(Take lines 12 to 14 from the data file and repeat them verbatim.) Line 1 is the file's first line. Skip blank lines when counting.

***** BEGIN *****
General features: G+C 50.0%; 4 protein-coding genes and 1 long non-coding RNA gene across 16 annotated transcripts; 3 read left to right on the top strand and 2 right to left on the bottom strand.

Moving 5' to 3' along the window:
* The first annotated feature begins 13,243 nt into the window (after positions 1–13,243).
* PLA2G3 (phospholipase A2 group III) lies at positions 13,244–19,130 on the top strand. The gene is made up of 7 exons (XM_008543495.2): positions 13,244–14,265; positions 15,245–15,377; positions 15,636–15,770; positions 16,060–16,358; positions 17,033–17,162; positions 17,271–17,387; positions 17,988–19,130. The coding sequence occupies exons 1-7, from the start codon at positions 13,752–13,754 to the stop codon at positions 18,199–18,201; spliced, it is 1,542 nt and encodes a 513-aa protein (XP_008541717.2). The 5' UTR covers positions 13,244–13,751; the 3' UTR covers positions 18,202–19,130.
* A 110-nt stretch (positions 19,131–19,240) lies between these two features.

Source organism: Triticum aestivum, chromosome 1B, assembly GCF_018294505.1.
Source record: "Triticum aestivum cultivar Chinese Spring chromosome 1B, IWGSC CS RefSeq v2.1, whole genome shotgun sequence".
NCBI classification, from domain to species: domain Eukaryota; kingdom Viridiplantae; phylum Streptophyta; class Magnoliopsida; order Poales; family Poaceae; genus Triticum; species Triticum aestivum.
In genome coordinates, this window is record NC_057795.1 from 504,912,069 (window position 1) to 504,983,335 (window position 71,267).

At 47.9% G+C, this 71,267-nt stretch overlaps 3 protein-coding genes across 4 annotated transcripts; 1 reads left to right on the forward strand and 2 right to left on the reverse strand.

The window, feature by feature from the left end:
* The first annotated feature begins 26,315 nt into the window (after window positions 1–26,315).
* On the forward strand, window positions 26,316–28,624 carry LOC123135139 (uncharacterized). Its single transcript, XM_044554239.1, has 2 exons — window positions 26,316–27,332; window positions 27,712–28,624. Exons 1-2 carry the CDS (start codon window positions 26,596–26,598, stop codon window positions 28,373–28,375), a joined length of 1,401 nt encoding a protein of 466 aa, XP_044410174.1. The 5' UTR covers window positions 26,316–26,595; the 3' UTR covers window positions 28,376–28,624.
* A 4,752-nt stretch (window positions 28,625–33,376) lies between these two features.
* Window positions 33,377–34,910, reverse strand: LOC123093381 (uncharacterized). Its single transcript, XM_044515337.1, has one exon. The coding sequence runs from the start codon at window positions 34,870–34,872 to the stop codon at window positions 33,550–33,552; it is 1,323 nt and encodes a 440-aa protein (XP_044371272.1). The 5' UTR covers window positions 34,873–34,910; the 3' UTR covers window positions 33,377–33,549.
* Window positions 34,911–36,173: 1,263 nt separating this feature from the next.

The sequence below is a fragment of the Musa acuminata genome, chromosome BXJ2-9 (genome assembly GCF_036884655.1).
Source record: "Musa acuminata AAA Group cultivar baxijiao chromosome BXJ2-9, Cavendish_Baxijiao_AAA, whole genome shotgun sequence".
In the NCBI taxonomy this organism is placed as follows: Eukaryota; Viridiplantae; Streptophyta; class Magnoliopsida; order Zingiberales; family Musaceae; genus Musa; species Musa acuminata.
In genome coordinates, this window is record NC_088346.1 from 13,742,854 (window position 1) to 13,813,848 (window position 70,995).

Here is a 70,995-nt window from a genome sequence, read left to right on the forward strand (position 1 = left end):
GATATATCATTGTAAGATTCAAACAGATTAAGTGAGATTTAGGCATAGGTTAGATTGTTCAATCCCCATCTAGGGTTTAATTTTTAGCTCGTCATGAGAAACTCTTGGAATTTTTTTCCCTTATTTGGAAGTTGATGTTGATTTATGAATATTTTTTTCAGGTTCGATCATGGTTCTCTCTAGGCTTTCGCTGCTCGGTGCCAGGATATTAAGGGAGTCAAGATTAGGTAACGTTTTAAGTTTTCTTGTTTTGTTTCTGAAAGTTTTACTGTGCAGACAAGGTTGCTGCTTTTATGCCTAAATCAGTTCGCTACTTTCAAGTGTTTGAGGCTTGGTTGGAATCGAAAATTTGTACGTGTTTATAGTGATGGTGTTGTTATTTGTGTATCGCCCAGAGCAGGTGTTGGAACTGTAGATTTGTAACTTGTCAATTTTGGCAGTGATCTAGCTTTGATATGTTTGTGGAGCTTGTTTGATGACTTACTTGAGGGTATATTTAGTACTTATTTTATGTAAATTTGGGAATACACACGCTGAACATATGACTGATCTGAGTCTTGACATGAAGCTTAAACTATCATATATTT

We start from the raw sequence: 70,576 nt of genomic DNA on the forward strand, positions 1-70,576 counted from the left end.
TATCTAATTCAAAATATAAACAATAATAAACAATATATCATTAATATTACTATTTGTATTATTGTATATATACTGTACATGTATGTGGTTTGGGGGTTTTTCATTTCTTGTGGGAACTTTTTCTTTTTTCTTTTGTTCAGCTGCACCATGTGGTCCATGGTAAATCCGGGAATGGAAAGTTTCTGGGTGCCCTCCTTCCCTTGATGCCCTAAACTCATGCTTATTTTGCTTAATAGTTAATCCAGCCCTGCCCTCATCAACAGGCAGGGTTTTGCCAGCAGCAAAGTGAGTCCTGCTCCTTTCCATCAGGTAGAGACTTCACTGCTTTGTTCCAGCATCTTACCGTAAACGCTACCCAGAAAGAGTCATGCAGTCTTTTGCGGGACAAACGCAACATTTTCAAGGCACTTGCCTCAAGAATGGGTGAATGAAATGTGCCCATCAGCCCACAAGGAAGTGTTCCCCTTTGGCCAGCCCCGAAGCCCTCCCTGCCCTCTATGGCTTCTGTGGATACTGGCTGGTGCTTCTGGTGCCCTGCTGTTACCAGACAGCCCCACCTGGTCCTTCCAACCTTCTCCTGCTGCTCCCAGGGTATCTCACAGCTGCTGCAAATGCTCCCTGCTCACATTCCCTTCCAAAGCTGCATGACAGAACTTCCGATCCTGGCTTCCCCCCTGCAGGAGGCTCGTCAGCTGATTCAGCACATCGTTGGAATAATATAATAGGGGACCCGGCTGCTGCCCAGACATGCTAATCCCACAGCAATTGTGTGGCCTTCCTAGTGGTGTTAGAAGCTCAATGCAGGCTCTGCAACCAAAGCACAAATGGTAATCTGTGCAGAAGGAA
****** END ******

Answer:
* The first annotated feature begins 26,315 nt into the window (after window positions 1–26,315).
* On the forward strand, window positions 26,316–28,624 carry LOC123135139 (uncharacterized). Its single transcript, XM_044554239.1, has 2 exons — window positions 26,316–27,332; window positions 27,712–28,624. Exons 1-2 carry the CDS (start codon window positions 26,596–26,598, stop codon window positions 28,373–28,375), a joined length of 1,401 nt encoding a protein of 466 aa, XP_044410174.1. The 5' UTR covers window positions 26,316–26,595; the 3' UTR covers window positions 28,376–28,624.
* A 4,752-nt stretch (window positions 28,625–33,376) lies between these two features.